If obesity can largely be attributed to caloric overconsumption, the discussion about obesity prevention policies should focus on the reasons why energy input has increased. One way to evaluate increases in energy input is to assess dietary behaviours. Diet is widely perceived to be a matter of personal responsibility, although there is little evidence to support this position [1, 37, 52, 53]. A review of the literature examining psychosocial determinants of dietary behaviour found generally low predictiveness (R2<0.3) , reflecting the fact that there are many factors that influence dietary behaviours, such as local food availability, food affordability, and social and economic environments [55, 56]. Indeed, in Canada, only 0.5% of Canadians were found to have an adequate diet using a comprehensive diet quality indicator . It seems unlikely that 99.5% of Canadians are consciously choosing to have less than optimal diets. The more obvious answer for why there has been an increase in energy input is that it is the consequence of the food environment .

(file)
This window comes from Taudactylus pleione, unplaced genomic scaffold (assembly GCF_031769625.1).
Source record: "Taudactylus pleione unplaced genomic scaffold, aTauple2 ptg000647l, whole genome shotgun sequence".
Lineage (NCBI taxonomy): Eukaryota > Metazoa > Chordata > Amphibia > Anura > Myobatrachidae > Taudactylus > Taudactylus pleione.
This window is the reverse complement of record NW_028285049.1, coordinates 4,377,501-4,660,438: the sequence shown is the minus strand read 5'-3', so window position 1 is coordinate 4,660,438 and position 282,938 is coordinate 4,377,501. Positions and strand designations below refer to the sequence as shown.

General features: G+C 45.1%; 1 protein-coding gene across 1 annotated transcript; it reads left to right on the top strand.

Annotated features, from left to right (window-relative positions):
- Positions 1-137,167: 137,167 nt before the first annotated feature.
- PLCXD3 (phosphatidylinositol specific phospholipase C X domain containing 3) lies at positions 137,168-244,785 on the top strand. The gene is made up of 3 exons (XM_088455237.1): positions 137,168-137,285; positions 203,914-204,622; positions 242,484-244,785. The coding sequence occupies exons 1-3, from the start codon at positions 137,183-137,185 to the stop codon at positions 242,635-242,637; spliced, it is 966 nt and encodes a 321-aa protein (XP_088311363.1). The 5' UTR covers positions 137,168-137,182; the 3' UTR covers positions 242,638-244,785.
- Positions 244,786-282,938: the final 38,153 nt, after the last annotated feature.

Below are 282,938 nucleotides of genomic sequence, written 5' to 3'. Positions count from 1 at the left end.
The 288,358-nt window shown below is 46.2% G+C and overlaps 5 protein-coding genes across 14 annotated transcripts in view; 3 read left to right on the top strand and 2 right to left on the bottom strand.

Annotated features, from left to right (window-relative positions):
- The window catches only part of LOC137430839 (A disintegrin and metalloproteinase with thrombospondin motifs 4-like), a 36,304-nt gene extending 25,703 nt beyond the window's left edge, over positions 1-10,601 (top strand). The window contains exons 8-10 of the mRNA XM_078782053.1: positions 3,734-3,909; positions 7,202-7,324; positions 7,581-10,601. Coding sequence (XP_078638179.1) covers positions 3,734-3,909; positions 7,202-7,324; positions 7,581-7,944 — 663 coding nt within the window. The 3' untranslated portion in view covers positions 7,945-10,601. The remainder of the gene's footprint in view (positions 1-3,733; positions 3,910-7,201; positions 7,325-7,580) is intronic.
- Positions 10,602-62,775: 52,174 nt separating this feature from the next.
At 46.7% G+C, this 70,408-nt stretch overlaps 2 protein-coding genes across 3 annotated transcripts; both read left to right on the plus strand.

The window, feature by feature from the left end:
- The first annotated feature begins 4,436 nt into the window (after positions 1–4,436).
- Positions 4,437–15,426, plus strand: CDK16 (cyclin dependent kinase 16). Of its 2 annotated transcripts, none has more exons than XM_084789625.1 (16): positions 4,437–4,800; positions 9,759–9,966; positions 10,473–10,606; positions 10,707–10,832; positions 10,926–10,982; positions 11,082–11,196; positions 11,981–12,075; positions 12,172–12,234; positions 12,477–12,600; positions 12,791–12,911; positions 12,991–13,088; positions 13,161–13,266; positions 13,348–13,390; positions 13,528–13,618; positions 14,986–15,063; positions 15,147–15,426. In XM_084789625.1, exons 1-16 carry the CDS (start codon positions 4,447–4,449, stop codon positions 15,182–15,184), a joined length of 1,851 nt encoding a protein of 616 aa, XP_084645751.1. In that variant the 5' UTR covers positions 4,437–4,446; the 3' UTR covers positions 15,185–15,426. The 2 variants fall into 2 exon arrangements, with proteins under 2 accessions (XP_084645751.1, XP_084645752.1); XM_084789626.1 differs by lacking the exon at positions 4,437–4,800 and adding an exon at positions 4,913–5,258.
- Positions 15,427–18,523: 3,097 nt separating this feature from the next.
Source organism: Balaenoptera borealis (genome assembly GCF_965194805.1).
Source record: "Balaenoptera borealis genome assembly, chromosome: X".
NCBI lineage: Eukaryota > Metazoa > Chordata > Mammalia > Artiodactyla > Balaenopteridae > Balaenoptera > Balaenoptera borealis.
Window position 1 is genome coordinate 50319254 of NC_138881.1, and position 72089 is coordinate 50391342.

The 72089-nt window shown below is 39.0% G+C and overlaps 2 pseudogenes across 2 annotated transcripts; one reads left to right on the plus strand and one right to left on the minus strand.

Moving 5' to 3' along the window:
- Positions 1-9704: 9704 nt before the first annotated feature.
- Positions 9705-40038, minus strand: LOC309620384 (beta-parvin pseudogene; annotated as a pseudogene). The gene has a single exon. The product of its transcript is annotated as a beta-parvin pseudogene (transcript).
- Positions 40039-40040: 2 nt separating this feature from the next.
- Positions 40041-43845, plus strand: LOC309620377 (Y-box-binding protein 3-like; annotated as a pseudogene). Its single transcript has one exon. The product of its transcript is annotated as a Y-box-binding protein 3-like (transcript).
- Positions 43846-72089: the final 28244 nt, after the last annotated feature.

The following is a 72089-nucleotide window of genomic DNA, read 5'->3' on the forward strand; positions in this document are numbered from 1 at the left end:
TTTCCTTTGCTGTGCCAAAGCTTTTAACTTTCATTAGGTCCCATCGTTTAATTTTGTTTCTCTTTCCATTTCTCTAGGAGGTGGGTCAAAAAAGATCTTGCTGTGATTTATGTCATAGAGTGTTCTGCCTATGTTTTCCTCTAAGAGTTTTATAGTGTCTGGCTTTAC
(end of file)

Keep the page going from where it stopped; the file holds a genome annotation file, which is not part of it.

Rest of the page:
Consider the fact that in 2002, 530 more calories were available for consumption in Canadians’ diets than in 1985 [44, 58], an alarming amount considering that an excess of 100 calories a day – the amount one finds in 10 jellybeans, one cup of soda, or a quarter of a muffin – might translate into over 10 lbs weight gain in a single yeare[59, 60]. Moreover, individuals systematically underestimate their caloric intake [61–63], as well as the number of decisions made about food each day. Of the estimated 220 daily decisions about food, individuals typically recall making only 20 . As Novak and Brownell argue, the overwhelming majority of such “mindless” dietary choices are vulnerable to the influence of the food environment [1, 64]. Overconsumption of calories therefore is simply a logical response to obesogenic environments that promote caloric overconsumption through cost [65, 66] portion sizes [59, 67], accessibility [68–70], the eating environment , information deficiencies , or even misleading or incorrect information . Given the reality that the food choices of many individuals are constrained by a multitude of factors [58, 74], it is difficult to accept the argument that most obese individuals rationally choose to overconsume, and thus are personally responsible for their obesity. By any measure, individuals have little to no control over their food environments [46, 75], environments scholars have characterized as toxic .